09 February 2010
Stop mining and refinery projects from devastating communities in India

The Vedanta alumina refinery at night, Lanjigarh, Orissa, India, February 2009

Plans to mine bauxite in the Niyamgiri Hills in the Indian state of Orissa threaten the very existence of the Dongria Kondh – an indigenous community that has lived on and around the hills for centuries.

The Dongria Kondh depend entirely on the hills for their food, water, livelihoods and cultural identity. They consider the Niyamgiri Hills as sacred.

The proposed mine could have grave repercussions for their human rights to water, food, health, work and other rights as an Indigenous community in respect of their traditional lands. International law requires that governments seek their free, prior informed consent before beginning such projects.

In Lanjigarh, at the foot of the Niyamgiri Hills, air and water pollution from an alumina refinery run by Vedanta Aluminium are threatening the health and well-being of local communities.

Although the Orissa State Pollution Control Board has reported serious concerns about water contamination and air pollution and documented numerous failures on the part of the company to adequately manage waste disposal from the refinery, this information has never been shared with local people.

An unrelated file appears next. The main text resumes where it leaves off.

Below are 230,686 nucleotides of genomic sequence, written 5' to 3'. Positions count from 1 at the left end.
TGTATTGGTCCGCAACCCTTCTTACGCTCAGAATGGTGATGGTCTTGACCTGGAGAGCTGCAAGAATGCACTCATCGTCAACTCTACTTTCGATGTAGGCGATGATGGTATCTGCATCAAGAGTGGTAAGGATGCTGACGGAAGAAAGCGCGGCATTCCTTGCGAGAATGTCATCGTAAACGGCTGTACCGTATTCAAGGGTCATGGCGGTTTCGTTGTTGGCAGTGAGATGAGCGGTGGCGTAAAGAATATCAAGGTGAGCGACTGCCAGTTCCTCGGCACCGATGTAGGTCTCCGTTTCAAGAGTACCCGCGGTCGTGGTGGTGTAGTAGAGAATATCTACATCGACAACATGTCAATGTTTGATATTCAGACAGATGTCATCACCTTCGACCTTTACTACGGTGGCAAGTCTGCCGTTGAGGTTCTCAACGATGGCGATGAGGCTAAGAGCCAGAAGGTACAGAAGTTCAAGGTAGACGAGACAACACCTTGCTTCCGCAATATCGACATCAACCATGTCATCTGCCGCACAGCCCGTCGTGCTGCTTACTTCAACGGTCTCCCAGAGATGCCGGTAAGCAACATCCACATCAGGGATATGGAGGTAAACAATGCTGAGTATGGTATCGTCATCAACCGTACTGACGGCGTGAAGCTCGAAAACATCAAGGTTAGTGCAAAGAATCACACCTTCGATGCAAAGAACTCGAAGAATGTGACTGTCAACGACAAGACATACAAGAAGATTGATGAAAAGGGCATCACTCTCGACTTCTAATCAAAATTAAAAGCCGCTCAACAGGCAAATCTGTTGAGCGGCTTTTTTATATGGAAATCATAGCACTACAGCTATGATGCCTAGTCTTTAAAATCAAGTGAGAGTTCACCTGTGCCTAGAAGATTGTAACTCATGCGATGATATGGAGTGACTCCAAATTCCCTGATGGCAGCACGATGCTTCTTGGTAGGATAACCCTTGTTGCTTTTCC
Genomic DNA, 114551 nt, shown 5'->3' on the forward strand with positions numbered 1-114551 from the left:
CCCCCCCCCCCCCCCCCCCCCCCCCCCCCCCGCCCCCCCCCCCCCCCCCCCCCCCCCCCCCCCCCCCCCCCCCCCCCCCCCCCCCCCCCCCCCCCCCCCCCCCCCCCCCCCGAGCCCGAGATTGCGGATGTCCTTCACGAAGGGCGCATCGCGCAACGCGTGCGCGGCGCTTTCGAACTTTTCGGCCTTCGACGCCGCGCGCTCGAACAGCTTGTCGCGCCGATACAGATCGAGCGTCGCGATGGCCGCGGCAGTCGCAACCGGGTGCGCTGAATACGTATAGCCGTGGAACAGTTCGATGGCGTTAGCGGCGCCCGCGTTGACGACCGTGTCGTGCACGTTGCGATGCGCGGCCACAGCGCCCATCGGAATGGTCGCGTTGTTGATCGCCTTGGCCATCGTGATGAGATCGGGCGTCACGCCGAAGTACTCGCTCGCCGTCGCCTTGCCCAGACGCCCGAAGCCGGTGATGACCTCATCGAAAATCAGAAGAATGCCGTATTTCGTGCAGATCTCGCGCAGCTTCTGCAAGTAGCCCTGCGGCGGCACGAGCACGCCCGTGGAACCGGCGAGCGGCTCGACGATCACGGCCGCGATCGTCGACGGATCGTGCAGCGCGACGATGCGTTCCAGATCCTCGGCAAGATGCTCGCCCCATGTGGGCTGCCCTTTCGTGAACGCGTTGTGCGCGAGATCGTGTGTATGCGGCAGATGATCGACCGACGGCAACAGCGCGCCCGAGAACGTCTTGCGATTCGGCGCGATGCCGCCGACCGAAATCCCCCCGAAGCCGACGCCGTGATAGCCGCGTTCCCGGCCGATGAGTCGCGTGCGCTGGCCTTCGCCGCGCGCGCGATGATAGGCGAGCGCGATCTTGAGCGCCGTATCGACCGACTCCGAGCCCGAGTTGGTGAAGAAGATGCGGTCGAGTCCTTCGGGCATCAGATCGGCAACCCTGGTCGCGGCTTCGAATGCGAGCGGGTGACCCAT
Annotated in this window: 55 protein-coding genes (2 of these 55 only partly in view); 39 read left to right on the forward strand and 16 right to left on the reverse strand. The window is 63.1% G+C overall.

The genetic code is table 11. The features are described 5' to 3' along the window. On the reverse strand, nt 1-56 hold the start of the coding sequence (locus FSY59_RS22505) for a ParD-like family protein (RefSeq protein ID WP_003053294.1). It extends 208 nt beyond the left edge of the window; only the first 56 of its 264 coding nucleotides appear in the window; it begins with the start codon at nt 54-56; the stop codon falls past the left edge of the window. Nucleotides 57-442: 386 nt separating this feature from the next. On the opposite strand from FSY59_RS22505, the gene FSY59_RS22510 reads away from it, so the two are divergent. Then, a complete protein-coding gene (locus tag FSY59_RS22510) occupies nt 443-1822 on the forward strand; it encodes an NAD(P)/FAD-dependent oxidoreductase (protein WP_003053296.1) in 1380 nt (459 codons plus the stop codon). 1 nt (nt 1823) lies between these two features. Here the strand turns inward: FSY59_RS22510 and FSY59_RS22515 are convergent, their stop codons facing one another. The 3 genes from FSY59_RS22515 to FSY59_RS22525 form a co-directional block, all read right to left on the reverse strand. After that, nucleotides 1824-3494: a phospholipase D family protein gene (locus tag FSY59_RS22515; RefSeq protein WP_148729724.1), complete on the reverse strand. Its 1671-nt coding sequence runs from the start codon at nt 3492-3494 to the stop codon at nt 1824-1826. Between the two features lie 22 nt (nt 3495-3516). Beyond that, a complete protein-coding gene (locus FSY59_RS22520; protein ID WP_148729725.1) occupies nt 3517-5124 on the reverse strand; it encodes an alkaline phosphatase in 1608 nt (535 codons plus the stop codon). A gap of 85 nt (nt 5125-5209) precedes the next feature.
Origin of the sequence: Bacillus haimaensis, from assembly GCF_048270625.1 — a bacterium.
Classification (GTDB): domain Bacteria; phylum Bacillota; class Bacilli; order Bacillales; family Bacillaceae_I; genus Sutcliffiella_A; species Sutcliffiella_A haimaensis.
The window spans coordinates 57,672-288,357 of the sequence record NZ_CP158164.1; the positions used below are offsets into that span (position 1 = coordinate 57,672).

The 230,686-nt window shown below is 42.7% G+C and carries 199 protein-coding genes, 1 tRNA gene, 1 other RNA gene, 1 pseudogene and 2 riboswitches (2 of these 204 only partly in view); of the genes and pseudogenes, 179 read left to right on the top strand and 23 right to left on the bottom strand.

No health monitoring has ever been done. Despite the existing problems and widespread community concerns, Vedanta Aluminium has sought clearance to expand the refinery’s capacity six-fold.

Vedanta Resources and its subsidiaries have failed to take action to adequately remedy the problems identified above. The companies involved have also failed to abide by internationally-accepted standards in relation to the impact of business on human rights - to provide information, consult with people and refine plans to ensure rights are not harmed.

Both Orissa state and Indian national level authorities have also failed to protect the human rights of the communities. Government officials have provided misleading and incomplete information to communities on the benefits and risks of the refinery project.

They have not properly assessed the potential impacts on human rights of either project and have not set up a genuine process of consultation with local people. Enforcement of regulations has been weak and inconsistent, leaving people exposed to ongoing harm.

 

This work is part of Amnesty International’s Demand Dignity campaign which aims to end the human rights violations that drive and deepen global poverty. The campaign will mobilise people all over the world to demand that governments, corporations and others who have power listen to the voices of those living in poverty and recognise and protect their rights. For more information visit Demand Dignity section.

 

Image: The Vedanta alumina refinery, Lanjigarh, Orissa, February 2009. Copyright: Amnesty International

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